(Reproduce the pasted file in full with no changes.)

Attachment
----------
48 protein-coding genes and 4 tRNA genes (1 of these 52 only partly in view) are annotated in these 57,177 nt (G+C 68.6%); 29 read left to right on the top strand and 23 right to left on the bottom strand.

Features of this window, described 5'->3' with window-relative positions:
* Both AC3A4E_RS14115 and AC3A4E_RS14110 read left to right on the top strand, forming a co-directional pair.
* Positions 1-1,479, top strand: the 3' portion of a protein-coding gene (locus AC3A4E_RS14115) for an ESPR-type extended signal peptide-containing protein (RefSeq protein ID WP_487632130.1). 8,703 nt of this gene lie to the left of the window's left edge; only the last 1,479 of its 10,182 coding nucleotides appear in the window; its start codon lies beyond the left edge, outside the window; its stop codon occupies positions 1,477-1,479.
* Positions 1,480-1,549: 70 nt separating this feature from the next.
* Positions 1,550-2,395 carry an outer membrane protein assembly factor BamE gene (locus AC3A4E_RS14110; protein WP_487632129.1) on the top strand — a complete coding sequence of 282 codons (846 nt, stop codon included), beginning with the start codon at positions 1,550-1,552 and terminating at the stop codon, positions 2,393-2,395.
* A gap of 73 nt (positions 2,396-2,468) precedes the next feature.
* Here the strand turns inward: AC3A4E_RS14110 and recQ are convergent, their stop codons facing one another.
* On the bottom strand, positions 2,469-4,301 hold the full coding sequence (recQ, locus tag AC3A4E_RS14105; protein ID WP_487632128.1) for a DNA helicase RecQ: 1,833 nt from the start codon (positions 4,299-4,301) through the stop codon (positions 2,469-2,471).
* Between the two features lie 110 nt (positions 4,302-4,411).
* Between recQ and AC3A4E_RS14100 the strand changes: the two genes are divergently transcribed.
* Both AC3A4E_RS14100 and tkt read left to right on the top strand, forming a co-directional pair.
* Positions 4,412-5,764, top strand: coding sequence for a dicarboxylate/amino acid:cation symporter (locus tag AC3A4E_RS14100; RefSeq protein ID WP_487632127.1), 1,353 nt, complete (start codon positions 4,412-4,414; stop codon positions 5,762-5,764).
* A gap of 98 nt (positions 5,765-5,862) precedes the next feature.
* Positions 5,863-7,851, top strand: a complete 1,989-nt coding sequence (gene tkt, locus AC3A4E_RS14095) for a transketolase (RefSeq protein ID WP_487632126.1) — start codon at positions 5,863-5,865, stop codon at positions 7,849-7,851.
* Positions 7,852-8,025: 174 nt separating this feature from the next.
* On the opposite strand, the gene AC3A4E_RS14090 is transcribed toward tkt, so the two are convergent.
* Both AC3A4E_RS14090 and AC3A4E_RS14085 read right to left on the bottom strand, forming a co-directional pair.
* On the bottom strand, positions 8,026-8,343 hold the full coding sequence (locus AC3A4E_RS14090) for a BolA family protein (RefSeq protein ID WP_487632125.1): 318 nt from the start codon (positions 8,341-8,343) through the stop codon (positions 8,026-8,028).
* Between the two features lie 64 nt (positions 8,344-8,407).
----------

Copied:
48 protein-coding genes and 4 tRNA genes (1 of these 52 only partly in view) are annotated in these 57,177 nt (G+C 68.6%); 29 read left to right on the top strand and 23 right to left on the bottom strand.

Features of this window, described 5'->3' with window-relative positions:
* Both AC3A4E_RS14115 and AC3A4E_RS14110 read left to right on the top strand, forming a co-directional pair.
* Positions 1-1,479, top strand: the 3' portion of a protein-coding gene (locus AC3A4E_RS14115) for an ESPR-type extended signal peptide-containing protein (RefSeq protein ID WP_487632130.1). 8,703 nt of this gene lie to the left of the window's left edge; only the last 1,479 of its 10,182 coding nucleotides appear in the window; its start codon lies beyond the left edge, outside the window; its stop codon occupies positions 1,477-1,479.
* Positions 1,480-1,549: 70 nt separating this feature from the next.
* Positions 1,550-2,395 carry an outer membrane protein assembly factor BamE gene (locus AC3A4E_RS14110; protein WP_487632129.1) on the top strand — a complete coding sequence of 282 codons (846 nt, stop codon included), beginning with the start codon at positions 1,550-1,552 and terminating at the stop codon, positions 2,393-2,395.
* A gap of 73 nt (positions 2,396-2,468) precedes the next feature.
* Here the strand turns inward: AC3A4E_RS14110 and recQ are convergent, their stop codons facing one another.
* On the bottom strand, positions 2,469-4,301 hold the full coding sequence (recQ, locus tag AC3A4E_RS14105; protein ID WP_487632128.1) for a DNA helicase RecQ: 1,833 nt from the start codon (positions 4,299-4,301) through the stop codon (positions 2,469-2,471).
* Between the two features lie 110 nt (positions 4,302-4,411).
* Between recQ and AC3A4E_RS14100 the strand changes: the two genes are divergently transcribed.
* Both AC3A4E_RS14100 and tkt read left to right on the top strand, forming a co-directional pair.
* Positions 4,412-5,764, top strand: coding sequence for a dicarboxylate/amino acid:cation symporter (locus tag AC3A4E_RS14100; RefSeq protein ID WP_487632127.1), 1,353 nt, complete (start codon positions 4,412-4,414; stop codon positions 5,762-5,764).
* A gap of 98 nt (positions 5,765-5,862) precedes the next feature.
* Positions 5,863-7,851, top strand: a complete 1,989-nt coding sequence (gene tkt, locus AC3A4E_RS14095) for a transketolase (RefSeq protein ID WP_487632126.1) — start codon at positions 5,863-5,865, stop codon at positions 7,849-7,851.
* Positions 7,852-8,025: 174 nt separating this feature from the next.
* On the opposite strand, the gene AC3A4E_RS14090 is transcribed toward tkt, so the two are convergent.
* Both AC3A4E_RS14090 and AC3A4E_RS14085 read right to left on the bottom strand, forming a co-directional pair.
* On the bottom strand, positions 8,026-8,343 hold the full coding sequence (locus AC3A4E_RS14090) for a BolA family protein (RefSeq protein ID WP_487632125.1): 318 nt from the start codon (positions 8,341-8,343) through the stop codon (positions 8,026-8,028).
* Between the two features lie 64 nt (positions 8,344-8,407).